Mahā’Moggalāna continues, “While I dwelt therein [2nd jhāna], perception and attention accompanied by [/connected to?] thought assailed me.” This part also, is kind of difficult for me to understand vitakka here as application of the mind to the meditation object. It just doesn’t make sense to me for meditation to be a non-application of the mind.

I also find it curious that a “meditation object” is never mentioned in any of the jhāna formulas.

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Is there much evidence that vitarka and vicāra mean simply “thought”? I haven’t seen that in the āgamas, or in later Buddhist literature.

Instead, these terms are usually interpreted more along the lines of mental volition, mental discrimination, mental discernment, or application of the mind to some mental object.

It seems to me that translating these simply as “thought” is likely a mistake.

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For some later interpretations for comparison, we can look to the Mahāvibhāṣā, and to Vasubandhu, and Xuanzang.

Mahāvibhāṣā (T 1545, fascicle 42)

Question: What difference is there between vitarka and vicāra?
Reply: The coarse nature of the mind is called vitarka. The subtle nature of the mind is called vicāra.

Abhidharmakośa (2.33)

33a-b. Vitarka and vicāra are grossness and subtlety of the mind.

Abhidharmakośa Bhāṣya (2.33)

The grossness, that is, the gross state of the mind is termed vitarka; the subtlety, that is, the subtle state of the mind is termed vicāra.

Xuanzang’s Cheng Weishi Lun (5.44)

[Vitarka] means “seeking.” Its nature is that of causing the mind to evolve hastily in a gross manner with reference to objects of mental discourse (manojalpa). [Vicāra] means “investigation.” Its nature is that of causing the mind to evolve in a subtle manner with reference to objects of mental discourse. Both of these have as their activities that of acting as supports for peaceful or non-peaceful dwelling of physical and mental states. Both use a part of volition and discernment as their substance, because of the difference in species of not profoundly investigating or profoundly investigating the objects of mental discourse. Apart from volition and discernment, no separate substance or species of [vitarka and vicāra] can be found.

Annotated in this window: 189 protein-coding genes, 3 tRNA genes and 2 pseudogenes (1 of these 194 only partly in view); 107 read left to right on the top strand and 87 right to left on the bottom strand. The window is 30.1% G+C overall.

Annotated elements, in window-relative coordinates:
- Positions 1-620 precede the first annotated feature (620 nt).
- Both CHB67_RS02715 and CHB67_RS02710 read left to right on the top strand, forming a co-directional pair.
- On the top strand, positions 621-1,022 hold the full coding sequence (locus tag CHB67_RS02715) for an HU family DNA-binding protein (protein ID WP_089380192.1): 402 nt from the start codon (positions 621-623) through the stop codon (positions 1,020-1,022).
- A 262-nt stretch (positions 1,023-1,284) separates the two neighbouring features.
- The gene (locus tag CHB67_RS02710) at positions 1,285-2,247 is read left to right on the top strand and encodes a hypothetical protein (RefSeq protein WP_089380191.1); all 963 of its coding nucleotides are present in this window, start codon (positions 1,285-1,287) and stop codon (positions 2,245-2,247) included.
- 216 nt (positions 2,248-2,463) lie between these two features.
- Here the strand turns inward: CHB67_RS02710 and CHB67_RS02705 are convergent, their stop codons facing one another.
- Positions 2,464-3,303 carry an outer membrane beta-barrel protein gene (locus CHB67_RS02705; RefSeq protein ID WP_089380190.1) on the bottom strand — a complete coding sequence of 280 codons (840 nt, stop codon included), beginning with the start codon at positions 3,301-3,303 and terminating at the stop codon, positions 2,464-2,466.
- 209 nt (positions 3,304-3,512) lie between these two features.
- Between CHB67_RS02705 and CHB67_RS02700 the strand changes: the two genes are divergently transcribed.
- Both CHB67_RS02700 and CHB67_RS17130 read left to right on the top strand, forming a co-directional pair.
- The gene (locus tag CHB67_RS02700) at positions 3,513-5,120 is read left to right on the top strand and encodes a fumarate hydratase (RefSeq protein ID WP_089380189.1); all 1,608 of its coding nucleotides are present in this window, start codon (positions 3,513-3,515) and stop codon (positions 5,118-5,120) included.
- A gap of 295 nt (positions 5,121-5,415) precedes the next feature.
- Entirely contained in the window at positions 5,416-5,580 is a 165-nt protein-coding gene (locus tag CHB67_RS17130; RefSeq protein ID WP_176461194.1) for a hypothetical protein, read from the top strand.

Xuanzang is probably the most helpful here. According to his view, both vitarka and vicāra are related to mental volition and discernment, and should be interpreted as “seeking” and “investigating,” respectively. Remember the older translations were “awareness” and “observation.” Both sets of translations make sense in light of SA 802 and SA 803, which advocate ānāpānasmṛti, a practice modeled on the Four Bases of Mindfulness.

When viewed in terms of developing mindfulness to enter samādhi (Seven Factors = mindfulness leads to samādhi), then considering vitarka and vicāra as the gross and subtle natures of the mind also makes sense in some regard (although the wording could be clearer). Awareness at the beginning will inevitably be relatively gross or subtle, but eventually both grossness and subtlety subside as the awareness and its object begin to converge.

So why would vitarka and vicāra be beneficial for ānāpāna they are both relatively coarse compared to the lack of vitarka and vicāra in higher states? As I understand it, someone inevitably has vitarka and vicāra when correctly practicing mindfulness, but eventually they disappear as one advances.